In announcing his support of same-sex marriage two weeks ago, President Barack Obama reinvigorated a vexed debate. Locally, the wrangle has been deadlocked following the contentious legalization of civil unions and subsequent federal court challenge in January. (The plaintiffs are a lesbian couple who, after a failed attempt to gain a marriage license, accused the state of violating their 14th Amendment rights.)

In February, Gov. Neil Abercrombie’s declared his support for the couple’s claim, although the attorney general’s office is still defending the state. Now, Obama’s statement again brings to the fore the constituency of local gay rights advocates who refuse to settle for what they call a discriminatory legal status.

“My hope is that President Obama’s statement will cause people to…see that those couples deserve the dignity of being allowed to call themselves married,” said John D’Amato, the local lawyer who brought the lawsuit. With this year’s implementaion of SB 232, legalizing civil unions, Honolulu Weekly published a cover story that explored whether civil unions are actually “civil.” In the story, D’Amato answered that question with a resounding “no,” emphasizing that couples joined solely by such unions were excluded from a laundry list of basic federal rights and benefits.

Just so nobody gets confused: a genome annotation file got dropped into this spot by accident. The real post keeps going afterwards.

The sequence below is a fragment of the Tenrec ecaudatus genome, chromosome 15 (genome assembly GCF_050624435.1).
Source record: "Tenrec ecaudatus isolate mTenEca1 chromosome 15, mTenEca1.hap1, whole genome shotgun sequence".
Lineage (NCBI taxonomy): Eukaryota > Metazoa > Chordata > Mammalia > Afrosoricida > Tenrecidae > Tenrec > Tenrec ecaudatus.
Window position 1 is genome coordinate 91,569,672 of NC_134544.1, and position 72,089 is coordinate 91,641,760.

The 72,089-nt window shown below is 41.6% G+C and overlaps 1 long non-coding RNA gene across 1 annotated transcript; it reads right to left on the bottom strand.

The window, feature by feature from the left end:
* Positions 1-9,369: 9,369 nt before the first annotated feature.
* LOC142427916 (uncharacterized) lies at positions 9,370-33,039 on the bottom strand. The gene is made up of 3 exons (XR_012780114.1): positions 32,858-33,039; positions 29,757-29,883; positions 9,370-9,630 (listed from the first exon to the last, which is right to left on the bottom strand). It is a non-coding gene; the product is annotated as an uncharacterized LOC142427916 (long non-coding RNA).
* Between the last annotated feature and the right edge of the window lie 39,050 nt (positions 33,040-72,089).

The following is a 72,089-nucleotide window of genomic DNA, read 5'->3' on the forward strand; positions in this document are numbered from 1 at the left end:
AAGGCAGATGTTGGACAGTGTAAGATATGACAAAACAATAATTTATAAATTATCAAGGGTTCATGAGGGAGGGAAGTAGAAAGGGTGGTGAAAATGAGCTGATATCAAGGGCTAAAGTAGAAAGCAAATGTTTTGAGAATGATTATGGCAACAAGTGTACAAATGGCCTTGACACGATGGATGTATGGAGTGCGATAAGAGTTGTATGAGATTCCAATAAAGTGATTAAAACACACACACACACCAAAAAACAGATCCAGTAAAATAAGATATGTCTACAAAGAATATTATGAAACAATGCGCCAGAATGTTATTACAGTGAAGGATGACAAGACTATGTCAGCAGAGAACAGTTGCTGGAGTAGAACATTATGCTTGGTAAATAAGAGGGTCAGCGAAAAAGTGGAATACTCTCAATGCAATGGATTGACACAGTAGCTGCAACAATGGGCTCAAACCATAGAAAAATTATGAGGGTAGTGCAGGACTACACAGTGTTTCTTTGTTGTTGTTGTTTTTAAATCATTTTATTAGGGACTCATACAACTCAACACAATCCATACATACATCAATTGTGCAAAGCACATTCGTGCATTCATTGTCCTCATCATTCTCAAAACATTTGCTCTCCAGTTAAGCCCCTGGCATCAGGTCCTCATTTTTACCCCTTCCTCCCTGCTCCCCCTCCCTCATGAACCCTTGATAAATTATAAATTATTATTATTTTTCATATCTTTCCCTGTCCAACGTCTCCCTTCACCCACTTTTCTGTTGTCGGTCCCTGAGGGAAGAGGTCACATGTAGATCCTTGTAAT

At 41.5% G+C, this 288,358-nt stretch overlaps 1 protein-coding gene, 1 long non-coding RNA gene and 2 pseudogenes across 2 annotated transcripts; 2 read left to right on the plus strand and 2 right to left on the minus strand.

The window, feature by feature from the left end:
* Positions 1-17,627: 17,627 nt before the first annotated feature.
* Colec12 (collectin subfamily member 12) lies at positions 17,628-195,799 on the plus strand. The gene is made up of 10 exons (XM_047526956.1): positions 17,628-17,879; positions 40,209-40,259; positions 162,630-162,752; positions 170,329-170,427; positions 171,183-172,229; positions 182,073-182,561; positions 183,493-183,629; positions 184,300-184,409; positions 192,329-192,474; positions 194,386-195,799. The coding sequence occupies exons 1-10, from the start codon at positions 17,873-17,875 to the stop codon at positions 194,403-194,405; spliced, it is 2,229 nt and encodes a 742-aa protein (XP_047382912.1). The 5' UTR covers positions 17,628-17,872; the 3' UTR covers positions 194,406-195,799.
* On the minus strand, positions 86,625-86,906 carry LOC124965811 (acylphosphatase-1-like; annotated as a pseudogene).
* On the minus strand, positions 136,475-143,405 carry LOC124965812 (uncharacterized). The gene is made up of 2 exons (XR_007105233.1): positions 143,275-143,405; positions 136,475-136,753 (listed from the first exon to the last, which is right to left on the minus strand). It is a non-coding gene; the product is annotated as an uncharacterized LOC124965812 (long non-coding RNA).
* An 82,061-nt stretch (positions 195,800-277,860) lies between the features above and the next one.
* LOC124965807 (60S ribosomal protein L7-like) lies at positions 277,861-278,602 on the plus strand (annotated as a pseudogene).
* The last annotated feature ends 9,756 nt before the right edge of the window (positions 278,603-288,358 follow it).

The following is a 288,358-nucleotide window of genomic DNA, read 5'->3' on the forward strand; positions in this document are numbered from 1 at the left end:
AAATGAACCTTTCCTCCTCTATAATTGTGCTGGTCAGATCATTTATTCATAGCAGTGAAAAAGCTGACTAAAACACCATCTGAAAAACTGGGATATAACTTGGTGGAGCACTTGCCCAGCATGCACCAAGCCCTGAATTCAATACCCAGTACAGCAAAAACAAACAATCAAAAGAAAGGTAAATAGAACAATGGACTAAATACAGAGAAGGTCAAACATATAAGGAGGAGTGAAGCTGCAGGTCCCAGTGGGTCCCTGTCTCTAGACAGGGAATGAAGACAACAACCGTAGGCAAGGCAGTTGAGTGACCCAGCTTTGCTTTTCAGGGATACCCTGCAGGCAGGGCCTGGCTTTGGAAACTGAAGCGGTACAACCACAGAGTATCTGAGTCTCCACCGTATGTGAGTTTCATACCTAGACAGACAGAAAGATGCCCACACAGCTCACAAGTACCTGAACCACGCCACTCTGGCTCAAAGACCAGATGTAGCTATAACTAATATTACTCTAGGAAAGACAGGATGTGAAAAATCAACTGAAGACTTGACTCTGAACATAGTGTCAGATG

“It is a clear statement that ‘separate but equal’ laws like Hawaii’s civil union law do not give gay and lesbian families the recognition and acceptance in the community which they deserve and to which they are entitled,” D’Amato told the Weekly last week, adding, “I think the voices of President Obama and Governor Abercrombie can only have a positive effect on the debate about same sex marriage in Hawaii.”

Mitch Kahle, an activist and spokesperson for Hawaii Citizens for the Separation of State and Church, commented that Obama’s support for gay marriage is “long overdue.” Some advocates speculate that Obama’s move has marked a pivotal juncture in their efforts to establish marriage–and not just civil unions–as a universal birthright.